Attorney general issues ballot title for assault weapons ban

Jamie Lusch

PORTLAND, Ore. (AP) — Oregon's attorney general has released a certified ballot title for an initiative that would restrict the sale of assault weapons and high-capacity magazines in the state.

The title released Wednesday revises the draft caption following comments from the public and the chief petitioners, KATU News confirmed.

It reads: "Prohibits 'Assault Weapons' (Defined), 'Large Capacity Magazines' (Defined), Unless Registered With State Police. Criminal Penalties."

The draft version stated the possession or transfer of the weapons or the magazines would be criminalized with exceptions under the initiative.

A ballot title for a measure is restricted to 15 words and must give the subject matter, according to the state Department of Justice.

The initiative that petitioners are working to get on the November ballot would define assault weapons as certain semi-automatic rifles and pistols that use detachable magazines and have other military-style features.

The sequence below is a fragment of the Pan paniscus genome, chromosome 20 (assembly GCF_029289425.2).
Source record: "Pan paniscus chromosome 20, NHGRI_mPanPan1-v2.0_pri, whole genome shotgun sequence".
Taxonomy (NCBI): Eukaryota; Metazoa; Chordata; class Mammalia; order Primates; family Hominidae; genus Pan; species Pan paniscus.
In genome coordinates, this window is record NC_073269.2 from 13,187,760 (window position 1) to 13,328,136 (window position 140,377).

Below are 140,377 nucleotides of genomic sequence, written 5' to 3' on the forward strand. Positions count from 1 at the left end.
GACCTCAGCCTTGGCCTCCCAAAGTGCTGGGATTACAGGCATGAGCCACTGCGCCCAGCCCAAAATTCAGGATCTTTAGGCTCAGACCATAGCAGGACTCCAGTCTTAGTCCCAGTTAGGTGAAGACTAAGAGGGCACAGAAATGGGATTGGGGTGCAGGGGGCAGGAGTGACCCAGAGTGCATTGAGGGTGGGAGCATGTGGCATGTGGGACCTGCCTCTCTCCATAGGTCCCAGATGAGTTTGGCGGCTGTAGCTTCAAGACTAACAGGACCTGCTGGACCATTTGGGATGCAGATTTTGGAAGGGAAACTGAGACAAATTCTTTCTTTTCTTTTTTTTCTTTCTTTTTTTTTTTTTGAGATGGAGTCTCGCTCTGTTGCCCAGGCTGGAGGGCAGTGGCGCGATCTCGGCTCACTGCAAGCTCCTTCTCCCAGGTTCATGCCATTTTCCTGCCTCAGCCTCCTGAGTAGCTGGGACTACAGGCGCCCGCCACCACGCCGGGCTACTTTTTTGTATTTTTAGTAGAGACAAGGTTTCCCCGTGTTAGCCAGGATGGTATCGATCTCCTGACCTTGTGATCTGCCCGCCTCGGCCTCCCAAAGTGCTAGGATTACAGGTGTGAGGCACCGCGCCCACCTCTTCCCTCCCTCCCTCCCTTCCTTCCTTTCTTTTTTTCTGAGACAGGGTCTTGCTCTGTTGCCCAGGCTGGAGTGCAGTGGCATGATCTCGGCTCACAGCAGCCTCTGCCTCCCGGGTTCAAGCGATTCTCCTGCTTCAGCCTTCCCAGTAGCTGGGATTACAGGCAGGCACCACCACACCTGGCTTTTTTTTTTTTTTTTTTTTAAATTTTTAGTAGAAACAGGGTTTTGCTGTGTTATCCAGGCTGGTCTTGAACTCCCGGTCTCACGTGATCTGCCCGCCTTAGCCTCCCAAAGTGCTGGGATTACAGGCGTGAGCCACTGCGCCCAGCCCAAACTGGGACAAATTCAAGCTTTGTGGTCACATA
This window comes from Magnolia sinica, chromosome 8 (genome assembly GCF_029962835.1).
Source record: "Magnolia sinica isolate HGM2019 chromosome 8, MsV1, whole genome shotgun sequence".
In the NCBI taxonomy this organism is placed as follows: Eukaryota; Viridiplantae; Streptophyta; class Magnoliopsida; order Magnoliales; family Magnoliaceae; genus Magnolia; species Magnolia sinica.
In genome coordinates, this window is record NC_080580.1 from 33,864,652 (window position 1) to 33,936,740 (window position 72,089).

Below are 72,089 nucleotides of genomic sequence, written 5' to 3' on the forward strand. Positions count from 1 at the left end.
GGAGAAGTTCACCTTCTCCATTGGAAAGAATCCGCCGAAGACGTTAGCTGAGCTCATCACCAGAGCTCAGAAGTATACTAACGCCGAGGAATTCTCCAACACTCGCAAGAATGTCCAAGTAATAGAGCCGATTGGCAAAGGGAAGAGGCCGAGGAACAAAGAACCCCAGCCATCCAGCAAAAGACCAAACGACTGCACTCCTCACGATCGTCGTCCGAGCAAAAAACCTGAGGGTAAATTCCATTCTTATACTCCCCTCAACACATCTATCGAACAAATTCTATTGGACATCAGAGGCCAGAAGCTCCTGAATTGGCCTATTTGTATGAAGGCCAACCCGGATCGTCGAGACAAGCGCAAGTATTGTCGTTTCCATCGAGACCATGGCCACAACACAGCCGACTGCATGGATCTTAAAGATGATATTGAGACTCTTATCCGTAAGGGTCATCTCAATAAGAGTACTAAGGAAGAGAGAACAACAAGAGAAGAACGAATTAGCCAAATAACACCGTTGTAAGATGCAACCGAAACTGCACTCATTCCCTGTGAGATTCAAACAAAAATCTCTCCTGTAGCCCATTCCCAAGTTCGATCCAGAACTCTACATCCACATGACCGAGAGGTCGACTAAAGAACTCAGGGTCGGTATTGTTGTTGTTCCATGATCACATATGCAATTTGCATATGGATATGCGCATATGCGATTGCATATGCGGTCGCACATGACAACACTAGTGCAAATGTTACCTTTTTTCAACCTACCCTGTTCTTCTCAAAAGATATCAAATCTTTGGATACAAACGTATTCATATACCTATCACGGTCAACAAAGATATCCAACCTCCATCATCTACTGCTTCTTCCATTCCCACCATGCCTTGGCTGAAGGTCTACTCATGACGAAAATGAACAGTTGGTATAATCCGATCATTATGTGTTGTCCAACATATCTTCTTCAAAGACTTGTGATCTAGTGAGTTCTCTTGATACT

In addition to restricting assault weapons, the initiative would ban the manufacture and sale of magazines that hold more than 10 rounds of ammunition. Law enforcement and military personnel would be exempt.

Existing gun owners would be required to register with the state and pass criminal background checks. Failure to do so would result in criminal prosecution.

The office of state Attorney General Ellen Rosenblum reworked the caption and the explanation of the initiative's effects following the release of the draft title in April.

The state Department of Justice reviewed the more than 1,000 comments, department lawyer Denise G. Fjordbeck said in a letter to the Secretary of State's office Wednesday.

"While many of the comments simply stated support or opposition to the proposed measure, many hundreds suggested specific language for use in the ballot title," Fjordbeck said.

The issuance of the ballot title was a major milestone for the interfaith group proposing the ban. They celebrated in Northeast Portland on Thursday, but in the wake of yet another school shooting, there was also a tone of urgency.

"If our youth are going to school today, and the only thing they can think about is when it's going to happen, then I think we as adults have to do something responsible," said Imam Muhammad Najeeb, with the Muslim Community Center.

Petitioners must submit 88,184 signatures by early July for the initiative to move to the ballot.

KATU News contributed to this report.

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